Pain in Your Legs? It Might Not Be Your Muscles
If you are experiencing pain in your legs while walking or exercising,
it might be more than muscle strain. Pain in one or both legs during exercise
that usually goes away when you stop exercising is the primary early symptom
of a serious condition known as peripheral vascular disease (PVD).
PVD is caused by blockages in the blood vessels – primarily the arteries
that carry oxygen-rich blood from the heart to the rest of the body, but
also in some rare cases the veins that carry blood back to the lungs and
heart. These blockages result in a loss of blood circulation to the body’s
extremities, particularly to the legs and feet. People who have PVD also
are more likely to experience other cardiovascular conditions such as
heart attacks and strokes.
“The body’s vascular system is all interconnected,” says
cardiologist Ash Jain, MD, who serves at Washington Hospital as medical
co-director of Vascular Services, as well as medical director of both
the Stroke Program and Invasive Vascular Imaging.
“Blockages of blood vessels in the legs can indicate circulatory
problems elsewhere in the body, including the heart and the brain,”
Dr. Jain notes. “Approximately 50 percent of patients who have PVD
also have vascular blockages elsewhere in the body. People with PVD have
a higher rate of early mortality. PVD also is a major reason for amputation
of the legs.”
Diagnosing PVD can be as simple as performing a painless, non-invasive
“Doppler” ultrasound investigation of the patient’s
“We have found that it is very valuable to screen for PVD and discern
circulation problems in the legs,” says vascular surgeon John Thomas
Mehigan, MD, FACS, medical co-director of Vascular Services and medical
director of Off-site Community Education at Washington Hospital. “Because
PVD can be related to multiple other conditions, screenings for PVD can
give us important information about the patient’s whole health condition.”
For people in the community who might benefit from PVD screening –
especially anyone over age 50 who is experiencing leg pain while walking
or exercising – Washington Hospital will offer free ultrasound screenings
of leg circulation on Saturday, June 6, from 10 a.m. to 1 p.m. The screenings
will be provided in the Conrad E. Anderson, MD Auditorium located in the
Washington West Building at 2500 Mowry Avenue in Fremont. Dr. Jain and
Dr. Mehigan will be available to interpret the screening results. Individuals
interested in the free screenings must sign up in advance by calling (800) 963-7070.
The risk factors for PVD are similar to those for heart disease and strokes:
- Family history of cardiovascular disease
- High blood pressure
- High cholesterol
People who have any of these risk factors for arterial disease should be
screened for PVD, even if they are not experiencing any symptoms. In addition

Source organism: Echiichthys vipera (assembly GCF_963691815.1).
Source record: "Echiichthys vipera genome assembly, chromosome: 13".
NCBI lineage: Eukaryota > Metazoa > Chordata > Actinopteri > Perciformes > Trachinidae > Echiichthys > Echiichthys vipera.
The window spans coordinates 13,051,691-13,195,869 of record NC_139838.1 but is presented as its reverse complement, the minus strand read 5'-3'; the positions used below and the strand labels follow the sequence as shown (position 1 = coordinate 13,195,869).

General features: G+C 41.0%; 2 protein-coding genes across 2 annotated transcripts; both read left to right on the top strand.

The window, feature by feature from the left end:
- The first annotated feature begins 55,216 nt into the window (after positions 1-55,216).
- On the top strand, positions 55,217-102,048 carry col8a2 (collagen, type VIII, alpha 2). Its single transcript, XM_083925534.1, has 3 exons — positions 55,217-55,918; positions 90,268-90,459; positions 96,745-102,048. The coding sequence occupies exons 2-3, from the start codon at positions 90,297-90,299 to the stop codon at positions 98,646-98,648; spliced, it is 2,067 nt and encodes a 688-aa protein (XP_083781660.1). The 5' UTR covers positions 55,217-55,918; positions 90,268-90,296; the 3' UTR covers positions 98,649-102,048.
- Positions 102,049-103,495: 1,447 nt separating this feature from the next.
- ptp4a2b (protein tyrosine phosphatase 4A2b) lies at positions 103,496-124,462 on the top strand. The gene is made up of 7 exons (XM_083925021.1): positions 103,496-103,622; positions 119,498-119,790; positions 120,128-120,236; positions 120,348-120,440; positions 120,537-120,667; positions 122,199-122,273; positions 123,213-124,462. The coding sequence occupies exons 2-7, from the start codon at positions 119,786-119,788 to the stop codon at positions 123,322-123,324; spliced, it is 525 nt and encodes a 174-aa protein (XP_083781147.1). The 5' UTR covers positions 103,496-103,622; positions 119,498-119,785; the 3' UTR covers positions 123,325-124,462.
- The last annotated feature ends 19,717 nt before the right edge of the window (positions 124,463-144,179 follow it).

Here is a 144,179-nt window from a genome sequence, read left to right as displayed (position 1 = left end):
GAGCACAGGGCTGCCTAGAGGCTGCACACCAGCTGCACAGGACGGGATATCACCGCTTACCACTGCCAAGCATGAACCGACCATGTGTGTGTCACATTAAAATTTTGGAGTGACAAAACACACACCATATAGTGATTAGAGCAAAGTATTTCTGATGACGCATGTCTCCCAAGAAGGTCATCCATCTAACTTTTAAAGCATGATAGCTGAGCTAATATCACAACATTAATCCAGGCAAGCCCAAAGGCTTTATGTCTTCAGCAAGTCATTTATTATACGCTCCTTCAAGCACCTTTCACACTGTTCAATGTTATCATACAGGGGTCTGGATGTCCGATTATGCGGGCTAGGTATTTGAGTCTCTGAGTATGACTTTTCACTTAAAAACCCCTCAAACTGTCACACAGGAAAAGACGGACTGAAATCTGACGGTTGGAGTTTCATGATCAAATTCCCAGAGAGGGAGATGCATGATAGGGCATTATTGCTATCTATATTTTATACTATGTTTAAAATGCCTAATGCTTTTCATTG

to Doppler ultrasound, screening for PVD might include a painless test
called an ankle-brachial index that can be performed in the physician’s
office to measure and compare the blood pressure in the arms and legs.
When the blood pressure is significantly lower in one or both legs than
in the arms, it may indicate PVD.
Additional testing might include angiogram imaging, with a contrast agent
injected into the artery prior to taking an x-ray to show arteries in
the legs and any blockages that may be present. Angiogram imaging may
be combined with computed tomography (CT) or magnetic resonance imaging
“When someone has PVD, the first line of treatment is to make lifestyle
changes to lower the person’s risk factors,” says Dr. Jain.
“Exercise is key, even though patients with PVD may not be inclined
to exercise because of pain in their legs. Other lifestyle changes might
include stopping smoking, controlling your blood pressure, improving your
diet and managing blood sugar levels if you have diabetes. Various medications
to control blood pressure, cholesterol and diabetes also may be useful.”
If lifestyle changes and medications do not control a patient’s PVD,
other treatments may be appropriate. For patients with pronounced PVD,
treatment might include angioplasty, a non-surgical procedure in which
a “balloon” is inserted to open up blocked arteries. Wire
mesh tubes called stents also can be inserted non-surgically to keep arteries
open. If the condition is more severe and the person has disabling pain,
surgery might be considered to open up blocked arteries or to replace
the blocked portion of an artery.
“The bottom line is that a simple cramp in your leg when you are
walking may be related to other conditions that need to be diagnosed and
treated,” says Dr. Mehigan. “Early treatment of PVD could
not only help ease the pain in your legs, but it also may save your life.
We want to help you and your primary care physician to understand and
improve your overall health condition.”
If you are interested in the free sonogram leg screenings for PVD on June
6, you must sign up in advance by calling (800) 963-7070.